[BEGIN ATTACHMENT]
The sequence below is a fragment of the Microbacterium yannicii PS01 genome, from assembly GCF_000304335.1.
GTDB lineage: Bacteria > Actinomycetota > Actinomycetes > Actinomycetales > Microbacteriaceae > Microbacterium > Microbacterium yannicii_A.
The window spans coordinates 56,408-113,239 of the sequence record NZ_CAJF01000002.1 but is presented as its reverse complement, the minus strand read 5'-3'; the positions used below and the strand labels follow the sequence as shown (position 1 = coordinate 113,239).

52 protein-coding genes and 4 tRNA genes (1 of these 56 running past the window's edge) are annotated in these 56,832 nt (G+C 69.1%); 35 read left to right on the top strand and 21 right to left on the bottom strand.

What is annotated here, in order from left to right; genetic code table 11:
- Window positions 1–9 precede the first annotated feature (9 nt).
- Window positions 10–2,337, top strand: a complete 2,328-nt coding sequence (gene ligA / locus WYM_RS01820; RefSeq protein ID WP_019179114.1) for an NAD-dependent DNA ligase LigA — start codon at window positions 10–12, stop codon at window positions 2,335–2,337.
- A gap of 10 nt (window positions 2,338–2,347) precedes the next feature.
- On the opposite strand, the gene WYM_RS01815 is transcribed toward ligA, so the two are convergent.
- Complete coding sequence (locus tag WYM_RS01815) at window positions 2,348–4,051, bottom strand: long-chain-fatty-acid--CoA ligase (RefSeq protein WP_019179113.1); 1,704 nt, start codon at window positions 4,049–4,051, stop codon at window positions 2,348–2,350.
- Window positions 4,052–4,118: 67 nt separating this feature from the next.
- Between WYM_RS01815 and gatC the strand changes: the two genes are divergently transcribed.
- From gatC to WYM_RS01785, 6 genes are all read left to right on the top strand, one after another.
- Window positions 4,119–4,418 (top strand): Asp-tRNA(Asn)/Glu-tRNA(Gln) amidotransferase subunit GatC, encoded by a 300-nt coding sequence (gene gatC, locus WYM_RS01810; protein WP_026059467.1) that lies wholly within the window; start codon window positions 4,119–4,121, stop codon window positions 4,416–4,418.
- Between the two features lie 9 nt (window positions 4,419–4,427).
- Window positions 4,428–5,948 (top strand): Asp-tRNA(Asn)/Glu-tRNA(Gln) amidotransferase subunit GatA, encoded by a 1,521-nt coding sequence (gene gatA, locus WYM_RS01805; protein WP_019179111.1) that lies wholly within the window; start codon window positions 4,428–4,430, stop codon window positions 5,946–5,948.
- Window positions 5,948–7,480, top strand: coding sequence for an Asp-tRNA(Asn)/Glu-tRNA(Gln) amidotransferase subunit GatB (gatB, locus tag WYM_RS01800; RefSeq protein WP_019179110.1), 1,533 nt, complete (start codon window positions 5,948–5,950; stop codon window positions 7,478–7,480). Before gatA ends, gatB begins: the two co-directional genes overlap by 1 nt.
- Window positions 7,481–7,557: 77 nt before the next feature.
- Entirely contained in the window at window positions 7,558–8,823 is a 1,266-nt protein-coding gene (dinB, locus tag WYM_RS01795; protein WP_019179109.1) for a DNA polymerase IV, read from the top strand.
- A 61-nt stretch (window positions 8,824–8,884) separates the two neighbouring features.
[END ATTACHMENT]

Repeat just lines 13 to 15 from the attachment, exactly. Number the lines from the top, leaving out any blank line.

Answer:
- From gatC to WYM_RS01785, 6 genes are all read left to right on the top strand, one after another.
- Window positions 4,119–4,418 (top strand): Asp-tRNA(Asn)/Glu-tRNA(Gln) amidotransferase subunit GatC, encoded by a 300-nt coding sequence (gene gatC, locus WYM_RS01810; protein WP_026059467.1) that lies wholly within the window; start codon window positions 4,119–4,121, stop codon window positions 4,416–4,418.
- Between the two features lie 9 nt (window positions 4,419–4,427).